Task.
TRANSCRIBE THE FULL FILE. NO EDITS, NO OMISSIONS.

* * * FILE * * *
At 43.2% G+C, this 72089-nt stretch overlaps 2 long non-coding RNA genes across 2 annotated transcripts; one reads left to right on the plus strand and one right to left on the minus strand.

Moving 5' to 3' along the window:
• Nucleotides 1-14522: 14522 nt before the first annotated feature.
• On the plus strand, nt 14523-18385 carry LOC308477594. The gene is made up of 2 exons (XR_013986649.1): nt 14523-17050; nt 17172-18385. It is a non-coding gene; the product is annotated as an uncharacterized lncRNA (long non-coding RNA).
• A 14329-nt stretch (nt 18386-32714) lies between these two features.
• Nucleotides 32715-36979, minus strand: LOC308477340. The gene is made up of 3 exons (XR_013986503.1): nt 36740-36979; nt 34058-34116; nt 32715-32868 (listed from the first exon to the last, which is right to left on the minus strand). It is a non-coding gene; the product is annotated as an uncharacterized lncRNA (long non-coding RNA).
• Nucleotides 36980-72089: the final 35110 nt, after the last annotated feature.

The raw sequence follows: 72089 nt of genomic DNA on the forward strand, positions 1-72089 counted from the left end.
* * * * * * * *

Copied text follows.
At 43.2% G+C, this 72089-nt stretch overlaps 2 long non-coding RNA genes across 2 annotated transcripts; one reads left to right on the plus strand and one right to left on the minus strand.

Moving 5' to 3' along the window:
• Nucleotides 1-14522: 14522 nt before the first annotated feature.
• On the plus strand, nt 14523-18385 carry LOC308477594. The gene is made up of 2 exons (XR_013986649.1): nt 14523-17050; nt 17172-18385. It is a non-coding gene; the product is annotated as an uncharacterized lncRNA (long non-coding RNA).
• A 14329-nt stretch (nt 18386-32714) lies between these two features.
• Nucleotides 32715-36979, minus strand: LOC308477340. The gene is made up of 3 exons (XR_013986503.1): nt 36740-36979; nt 34058-34116; nt 32715-32868 (listed from the first exon to the last, which is right to left on the minus strand). It is a non-coding gene; the product is annotated as an uncharacterized lncRNA (long non-coding RNA).
• Nucleotides 36980-72089: the final 35110 nt, after the last annotated feature.

The raw sequence follows: 72089 nt of genomic DNA on the forward strand, positions 1-72089 counted from the left end.